Three pairs of robots engage in dialogue. How does artificial intelligence see the world? How does it see itself? There is a hidden tenderness in their algorithmic musings – what seems to preoccupy the robots most is the definition of being human.
What can artificial intelligence teach us, perhaps about ourselves? 3 Dialogues About the Future shifts the focus and lets the robots do the talking, exploring their learning processes and how they understand and relate to humanity. But in the three pairs’ dialogues, behind algorithmic coldness, lies hidden warmth and tenderness. What does it mean to be human? What do humans look like? What values do they hold? For once, to be watched by artificial intelligence does not come with a sense of surveillance or danger, but, rather, it feels like a gesture of mutual affection. The future of technological progress is yet to unfold, but as scary as it can be, 3 Dialogues About the Future suggests that there is room for beauty. (Dora Leu, BIEFF 2022)
Alina Manolache is a Romanian filmmaker (b. 1990). Her practice stands at the intersection between documentary cinema, artistic research and education. Featured by Filmmaker Magazine as one of the top 5 female directors of IDFA 2020, Manolache is an alumna of Visions du Réel, IDFA, CPH:DOX, Jihlava and Dokufest. She has authored several shorts and one feature length documentary (Lost Kids On the Beach), as well as commissioned webdocs for VICE and The Guardian. Manolache holds a Bachelor’s in Photography & Video by the Bucharest University of Fine Arts and a Master’s in Society & Media Studies. She is a graduate of Archidoc, Aristoteles Workshop, Sarajevo Talent Campus and IDFAcademy.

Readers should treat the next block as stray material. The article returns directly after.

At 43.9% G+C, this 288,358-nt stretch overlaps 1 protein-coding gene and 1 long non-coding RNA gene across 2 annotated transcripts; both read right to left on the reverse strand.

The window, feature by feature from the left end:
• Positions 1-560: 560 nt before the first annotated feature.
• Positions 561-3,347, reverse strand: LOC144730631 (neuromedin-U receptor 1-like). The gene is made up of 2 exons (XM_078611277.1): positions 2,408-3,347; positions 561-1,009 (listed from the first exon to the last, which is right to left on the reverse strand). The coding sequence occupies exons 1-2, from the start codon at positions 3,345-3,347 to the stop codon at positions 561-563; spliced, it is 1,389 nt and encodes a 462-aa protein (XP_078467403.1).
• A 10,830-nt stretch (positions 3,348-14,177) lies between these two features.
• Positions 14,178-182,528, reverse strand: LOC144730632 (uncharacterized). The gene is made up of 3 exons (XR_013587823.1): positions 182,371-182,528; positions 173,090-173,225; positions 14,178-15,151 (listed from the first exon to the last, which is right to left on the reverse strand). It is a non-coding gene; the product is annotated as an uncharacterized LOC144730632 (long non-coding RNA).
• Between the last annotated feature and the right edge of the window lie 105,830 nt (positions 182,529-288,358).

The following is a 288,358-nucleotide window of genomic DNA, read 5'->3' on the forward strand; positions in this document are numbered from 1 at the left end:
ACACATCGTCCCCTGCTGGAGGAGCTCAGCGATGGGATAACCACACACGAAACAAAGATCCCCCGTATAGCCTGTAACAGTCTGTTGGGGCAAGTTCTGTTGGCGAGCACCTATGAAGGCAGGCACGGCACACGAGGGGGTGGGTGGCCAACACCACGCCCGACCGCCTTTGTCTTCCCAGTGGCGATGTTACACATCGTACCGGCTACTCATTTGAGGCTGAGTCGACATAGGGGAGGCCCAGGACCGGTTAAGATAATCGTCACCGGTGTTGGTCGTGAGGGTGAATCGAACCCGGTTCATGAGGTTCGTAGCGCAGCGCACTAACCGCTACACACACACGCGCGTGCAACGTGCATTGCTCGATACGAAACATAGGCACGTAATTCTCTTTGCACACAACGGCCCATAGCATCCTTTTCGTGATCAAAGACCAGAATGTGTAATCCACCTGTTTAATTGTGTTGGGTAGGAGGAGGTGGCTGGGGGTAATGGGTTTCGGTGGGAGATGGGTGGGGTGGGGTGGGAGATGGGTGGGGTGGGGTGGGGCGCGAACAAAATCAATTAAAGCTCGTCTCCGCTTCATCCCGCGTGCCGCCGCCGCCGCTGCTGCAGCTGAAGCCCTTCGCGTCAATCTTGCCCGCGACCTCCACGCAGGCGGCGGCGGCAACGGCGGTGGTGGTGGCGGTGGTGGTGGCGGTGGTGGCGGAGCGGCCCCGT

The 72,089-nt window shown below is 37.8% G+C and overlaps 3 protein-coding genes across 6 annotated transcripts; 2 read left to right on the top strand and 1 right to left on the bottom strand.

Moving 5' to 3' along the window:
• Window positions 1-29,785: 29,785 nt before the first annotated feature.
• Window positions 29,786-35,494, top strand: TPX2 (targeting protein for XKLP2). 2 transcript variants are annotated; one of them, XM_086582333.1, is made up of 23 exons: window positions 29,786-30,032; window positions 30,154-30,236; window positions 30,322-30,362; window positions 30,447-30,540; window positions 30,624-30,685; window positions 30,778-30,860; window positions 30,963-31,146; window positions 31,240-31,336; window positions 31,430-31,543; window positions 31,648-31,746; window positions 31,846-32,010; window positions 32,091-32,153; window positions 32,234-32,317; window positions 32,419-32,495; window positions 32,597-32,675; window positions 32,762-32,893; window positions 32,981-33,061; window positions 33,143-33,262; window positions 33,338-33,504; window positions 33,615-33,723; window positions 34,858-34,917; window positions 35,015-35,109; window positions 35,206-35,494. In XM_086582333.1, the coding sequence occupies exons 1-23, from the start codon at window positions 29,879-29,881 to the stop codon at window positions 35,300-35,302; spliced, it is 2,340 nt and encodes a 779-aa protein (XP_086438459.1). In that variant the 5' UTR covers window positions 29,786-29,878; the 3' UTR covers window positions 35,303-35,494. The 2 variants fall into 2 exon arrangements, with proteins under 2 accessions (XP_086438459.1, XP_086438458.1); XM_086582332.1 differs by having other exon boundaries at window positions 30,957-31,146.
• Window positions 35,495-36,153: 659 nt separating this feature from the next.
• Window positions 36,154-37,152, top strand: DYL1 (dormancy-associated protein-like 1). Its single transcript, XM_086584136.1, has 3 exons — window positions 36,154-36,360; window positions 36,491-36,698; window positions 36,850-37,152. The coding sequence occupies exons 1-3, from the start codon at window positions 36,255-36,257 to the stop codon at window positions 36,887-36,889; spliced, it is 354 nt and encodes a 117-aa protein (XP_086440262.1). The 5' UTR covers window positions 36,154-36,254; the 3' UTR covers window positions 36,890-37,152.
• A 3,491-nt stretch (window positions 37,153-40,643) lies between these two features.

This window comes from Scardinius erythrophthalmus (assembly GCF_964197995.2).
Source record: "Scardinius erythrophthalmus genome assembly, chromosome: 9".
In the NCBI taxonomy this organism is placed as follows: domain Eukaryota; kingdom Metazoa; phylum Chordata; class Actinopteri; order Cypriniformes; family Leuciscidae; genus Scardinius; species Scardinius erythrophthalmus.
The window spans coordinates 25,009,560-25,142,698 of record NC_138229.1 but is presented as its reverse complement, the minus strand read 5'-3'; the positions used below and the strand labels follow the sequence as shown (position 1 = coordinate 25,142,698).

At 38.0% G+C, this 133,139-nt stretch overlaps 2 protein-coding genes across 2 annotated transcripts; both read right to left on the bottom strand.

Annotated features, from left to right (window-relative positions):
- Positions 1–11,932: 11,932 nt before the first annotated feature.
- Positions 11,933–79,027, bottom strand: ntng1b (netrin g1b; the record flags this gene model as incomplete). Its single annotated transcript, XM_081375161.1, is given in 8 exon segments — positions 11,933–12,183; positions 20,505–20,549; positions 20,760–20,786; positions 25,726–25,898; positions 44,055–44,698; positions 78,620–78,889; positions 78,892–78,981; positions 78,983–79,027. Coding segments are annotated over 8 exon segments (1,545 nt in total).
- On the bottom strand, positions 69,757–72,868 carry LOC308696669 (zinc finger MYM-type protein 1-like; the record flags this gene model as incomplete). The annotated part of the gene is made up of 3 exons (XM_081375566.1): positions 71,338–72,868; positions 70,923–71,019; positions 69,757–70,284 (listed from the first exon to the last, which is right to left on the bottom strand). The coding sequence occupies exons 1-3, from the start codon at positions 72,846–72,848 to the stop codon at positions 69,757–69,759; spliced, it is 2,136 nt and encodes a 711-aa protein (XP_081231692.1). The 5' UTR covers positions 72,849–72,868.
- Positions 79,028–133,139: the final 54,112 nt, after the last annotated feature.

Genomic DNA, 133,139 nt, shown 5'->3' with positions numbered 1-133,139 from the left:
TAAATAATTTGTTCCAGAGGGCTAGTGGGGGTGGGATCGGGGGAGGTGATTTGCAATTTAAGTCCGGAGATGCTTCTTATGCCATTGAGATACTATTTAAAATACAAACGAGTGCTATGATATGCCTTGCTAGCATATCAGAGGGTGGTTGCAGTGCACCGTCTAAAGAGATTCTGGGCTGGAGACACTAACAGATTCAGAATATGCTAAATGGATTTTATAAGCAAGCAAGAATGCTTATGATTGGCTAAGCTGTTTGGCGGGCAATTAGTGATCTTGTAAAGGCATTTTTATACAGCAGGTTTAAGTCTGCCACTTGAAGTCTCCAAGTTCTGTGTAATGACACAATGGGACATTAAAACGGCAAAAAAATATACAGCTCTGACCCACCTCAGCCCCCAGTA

Blurring the line between memory and imagination, the film tells the story of a girl and her father, who have embarked on a wintery voyage. As the girl loses her sight, she reminisces about a strange encounter with a baby flamingo, while her father questions her experience.
Two neo-peasants, digital avatars in the flesh, are put to work by a mini usb windmill in order to keep the village running. They imagine themselves alone and are surprised when their paths finally cross. Serendipity?
How would a found footage film look like if the footage were never found? This conceptual art experiment questions the very nature of cinema while serving as an ironic tribute to the found footage horror and its specific pop culture.
The choreography of simple, undulating gestures of a few pairs of hands goes through the blurry images of faulty technologies.
This video, both diaristic as well as essayistic, has to do with two tired women, mother and daughter, eating together after work. The manipulated images of monotonously picturesque landscapes interrupt the flow of the quotidian drama in the seasonal workers’ daily lives.